There is good news on the Minnesota mining front, as the Minnesota Court of Appeals has rejected a challenge by anti-mining groups seeking to invalidate Minnesota's rules for non-ferrous mining. This is a big deal, because anti-mining groups, including the Minnesota Center for Environmental Advocacy, were trying to overturn the entire regulatory framework for how Minnesota's Department of Natural Resources evaluates and regulates mines that produce copper, nickel, platinum, cobalt, and other metals we depend upon every single day. Had this challenge succeeded, it would have been a massive blow to Minnesota's economic future, and a loss for the environment, as well. Minnesota...

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Fudging The Numbers: Why Wind and Solar Cost Estimates from Bloomberg New Energy Finance are Almost Certainly Wrong

In March of 2019, Bloomberg New Energy Finance (BNEF) released a public “fact sheet” alleging the cost of electricity generated by wind and solar in Minnesota had reached new record lows, but there is a problem; BNEF refuses to share the assumptions and methodology used to calculate their cost estimates with the public. This begs the question, what are they hiding? Probably a lot. BNEF estimated the unsubsidized levelized cost of energy (LCOE) for wind and solar to be $38 and $60 per megawatt hour, respectively. In contrast, a study by Center of the American Experiment found the cost of new, unsubsidized...

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Groups Dispute Cost of Renewable Energies

Last week I gave a talk in St. Cloud Minnesota about the findings of our report, Doubling Down on Failure, as part of our Morning in Minnesota Breakfast series to about 50 people who were eager to learn more about why their electricity bills keep rising. I was pleasantly surprised that the St. Cloud Times sent a reporter to listen to my talk, and they published the following article about my presentation: ST. CLOUD — What does it cost to switch to renewable energy sources, like wind and solar power? Isaac Orr, a policy fellow with the Center of the American Experment, looked into the...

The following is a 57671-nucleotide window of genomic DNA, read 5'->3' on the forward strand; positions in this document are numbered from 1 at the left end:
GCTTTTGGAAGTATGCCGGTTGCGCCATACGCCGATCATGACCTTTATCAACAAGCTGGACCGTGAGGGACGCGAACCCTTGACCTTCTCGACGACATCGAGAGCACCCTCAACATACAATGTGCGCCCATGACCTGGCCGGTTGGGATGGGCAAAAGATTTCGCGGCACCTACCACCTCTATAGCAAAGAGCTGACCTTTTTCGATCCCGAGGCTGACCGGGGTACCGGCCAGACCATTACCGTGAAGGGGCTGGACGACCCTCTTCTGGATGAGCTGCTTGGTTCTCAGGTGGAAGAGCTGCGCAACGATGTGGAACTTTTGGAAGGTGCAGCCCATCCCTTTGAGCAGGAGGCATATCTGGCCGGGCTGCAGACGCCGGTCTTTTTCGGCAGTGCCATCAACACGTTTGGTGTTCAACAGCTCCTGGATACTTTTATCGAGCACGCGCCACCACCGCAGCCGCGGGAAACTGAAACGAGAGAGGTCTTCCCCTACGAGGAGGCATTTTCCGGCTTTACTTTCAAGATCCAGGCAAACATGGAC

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WindFail: Congestion on Transmission Lines Hinders New North Dakota Wind Farms

A recent story in the Bismark Tribune states that wind developers in North Dakota are thinking twice about building new industrial wind facilities in the state because there is no room on the transmission lines needed to transport the power to population centers like the Twin Cities. Wind and solar are often built further away from the areas that use the electricity, requiring a massive investment in transmission lines that routinely cost $1 million per mile. The cost of transmission is growing even more as many wind companies seek to build wind turbines in North Dakota and South Dakota, rather than Minnesota,...

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Wind Produced 4 Percent Less Electricity Through June 2019 than Through June 2018, Despite More Turbines Online

Wind generation through June of 2019 was actually 4 percent lower than through June of 2018, according to Energy Information Administration data. This decline in output comes even though there are more turbines in operation today than there were at this time in 2018. The year-over-year decline in 2019, to date, is due to lower wind production in January, February, March, and June, compared to 2018. The decline is likely due to a variety of factors including weather, turbine degradation, and possibly curtailment of wind facilities when the grid was constrained. Weather is the most likely culprit for lower wind output year-to-date...